Work-Energy Theorem

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Transcript Work-Energy Theorem

Chapter 6
Work, Energy, and Power
6.1 Work: The Scientific Definition
- Many different forms of energy
- Energy can be defined as the ability to do work, in some circumstances
not all energy is available to do work.
Work done on a system  product of the component
of the force in the direction of motions times the distance. F is
the net force.
A person holding a briefcase,
does no work on it, since there
is no motion.
No work is done on the
briefcase, and no energy is
transferred it, when it is
carried horizontally at a
constant speed.
Energy is transferred to the briefcase.
Energy is transferred out the briefcase
and into the electric generator. Here
the work done on the briefcase by the
generator is negative, since F and d are
in opposite direction.
F .d<0
Example
Suppose the player in your game must push a secret stone wall at least 2m
to gain access to a bonus level. If the player’s character can push with a
horizontal force of 1500N and kinetic frictional force of 50N is
working against him, how much work total will it take to move the
wall out of the way?
Solution
• W = FDX = (1500-50)*2 = 2900 J
Example
Suppose you are coding a top-down game where the object being moved is free to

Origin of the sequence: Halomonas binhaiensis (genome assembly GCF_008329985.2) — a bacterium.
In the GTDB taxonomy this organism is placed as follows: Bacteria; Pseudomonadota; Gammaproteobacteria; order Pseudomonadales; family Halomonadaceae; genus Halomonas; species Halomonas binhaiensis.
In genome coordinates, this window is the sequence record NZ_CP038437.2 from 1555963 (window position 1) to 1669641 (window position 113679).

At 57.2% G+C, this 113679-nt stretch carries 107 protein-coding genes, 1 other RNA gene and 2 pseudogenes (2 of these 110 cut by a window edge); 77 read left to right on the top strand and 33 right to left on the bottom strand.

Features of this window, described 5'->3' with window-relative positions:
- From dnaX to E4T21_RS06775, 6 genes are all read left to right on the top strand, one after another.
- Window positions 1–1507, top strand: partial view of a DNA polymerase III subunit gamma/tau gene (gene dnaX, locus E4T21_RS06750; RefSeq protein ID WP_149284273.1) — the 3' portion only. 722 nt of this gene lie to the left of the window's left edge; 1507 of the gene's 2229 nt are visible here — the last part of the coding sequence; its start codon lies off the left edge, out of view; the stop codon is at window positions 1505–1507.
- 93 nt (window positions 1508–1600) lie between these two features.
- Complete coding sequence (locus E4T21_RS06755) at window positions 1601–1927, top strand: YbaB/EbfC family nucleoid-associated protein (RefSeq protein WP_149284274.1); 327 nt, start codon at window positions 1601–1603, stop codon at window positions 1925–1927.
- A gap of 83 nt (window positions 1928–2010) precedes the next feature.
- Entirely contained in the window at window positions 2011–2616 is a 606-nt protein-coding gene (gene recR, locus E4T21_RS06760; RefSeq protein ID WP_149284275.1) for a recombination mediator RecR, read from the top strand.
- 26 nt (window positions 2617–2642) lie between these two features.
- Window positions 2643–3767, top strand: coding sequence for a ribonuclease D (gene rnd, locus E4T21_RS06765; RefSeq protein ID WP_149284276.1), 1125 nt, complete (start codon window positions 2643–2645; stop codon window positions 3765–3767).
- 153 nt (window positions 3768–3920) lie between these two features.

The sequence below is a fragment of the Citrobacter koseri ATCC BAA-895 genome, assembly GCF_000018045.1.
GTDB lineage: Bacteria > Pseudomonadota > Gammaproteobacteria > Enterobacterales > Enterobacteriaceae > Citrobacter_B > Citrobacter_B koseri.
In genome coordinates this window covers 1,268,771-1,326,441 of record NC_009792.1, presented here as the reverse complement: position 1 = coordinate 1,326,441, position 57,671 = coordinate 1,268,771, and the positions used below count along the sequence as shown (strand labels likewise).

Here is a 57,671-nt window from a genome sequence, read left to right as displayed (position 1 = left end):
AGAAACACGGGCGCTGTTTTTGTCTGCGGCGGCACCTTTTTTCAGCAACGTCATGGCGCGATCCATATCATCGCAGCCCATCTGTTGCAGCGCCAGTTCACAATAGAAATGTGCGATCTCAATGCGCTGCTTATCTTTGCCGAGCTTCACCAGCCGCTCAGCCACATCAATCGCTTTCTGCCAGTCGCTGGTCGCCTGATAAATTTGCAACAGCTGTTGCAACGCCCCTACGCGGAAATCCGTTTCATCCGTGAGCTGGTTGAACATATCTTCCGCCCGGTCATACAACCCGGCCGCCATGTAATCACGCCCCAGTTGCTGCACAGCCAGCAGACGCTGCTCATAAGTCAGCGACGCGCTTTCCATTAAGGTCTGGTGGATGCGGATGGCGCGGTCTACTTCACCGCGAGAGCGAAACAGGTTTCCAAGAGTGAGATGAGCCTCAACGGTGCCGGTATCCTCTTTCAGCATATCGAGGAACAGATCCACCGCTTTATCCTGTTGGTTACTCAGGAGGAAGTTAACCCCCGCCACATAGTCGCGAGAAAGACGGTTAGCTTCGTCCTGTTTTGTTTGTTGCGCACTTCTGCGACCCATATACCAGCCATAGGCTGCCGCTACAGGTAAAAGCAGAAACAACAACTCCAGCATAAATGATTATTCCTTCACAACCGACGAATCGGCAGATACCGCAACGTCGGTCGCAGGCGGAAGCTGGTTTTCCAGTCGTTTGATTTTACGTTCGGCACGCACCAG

move in both the x and y directions. A net force of [email protected] is applied to
the object, but due to constraints, the object moves [email protected] How much work
is done to move the object?
Solution
• Use Dot product of two vectors
• W = F.d = (2000cos 30)*3 = 5196 J
F
300
Dx
6.2 Kinetic energy and the work-energy theorem
Net W = (Net F) d
- The package is accerlated from v0 to v by a net force F
- Net F = ma, a=constant
- v2 = v02 + 2ad
Net W = ½ m (v2 - v02) = DKE
Work-Energy Theorem
the net work on a system = the changes in the kinetic energy
Example
Suppose you are programming a baseball game, and the
shortstop need to throw the ball to the first baseman. It
takes some work for him to get the ball moving . If he can
produce a force of 400N for a distance of 0.75m (from
behind his head to the point where he lets go of the ball),
and the baseball has a mass of 145g, what speed should the
ball have when he lets go?
Solution
• W = DKE
• 400*0.75 = 0.5*0.145*(vf2 - 0)
• vf = 64.3 m/s
6.3 Gravitational Potential Energy
A mass is lifted up at constant speed
W = Fd = mgh
Define change in gravitational PE
PEg(h)-PEg(0)= DPEg = mgh
(Gravitational Potential energy, PEg)
- if we release the mass, gravity
will do an amount of work mgh on it
Drop the mass, by the Work-energy
Theorem
Increasing the mass KE
conversion of PE to KE
PEg = 0
The change of gravitational PE
(DPEg = mgh) between point A and B
is independent of path.
Gravity is a conservative force (守恒力)
Example
(a) v0 =0,  mgd = DKE = ½ mvf2  vf = 19.8 m/s
(b) v0 = 5m/s  vf = 20.4 m/s
- Mass cancel when friction is neglible
- Speed depend on the initial position and final postion NOT on the
PATH taken or mass (when friction is neglible)
- Final speed 20.4 - 19.8=0.6 m/s << 5m/s
Example
Suppose you are programming an Indiana Jones game and
you get to the part where he jumps into the mining cart
and rides the track up and down a series of gills. If the cart
is at a height of 100m when Indy jumps in, and together he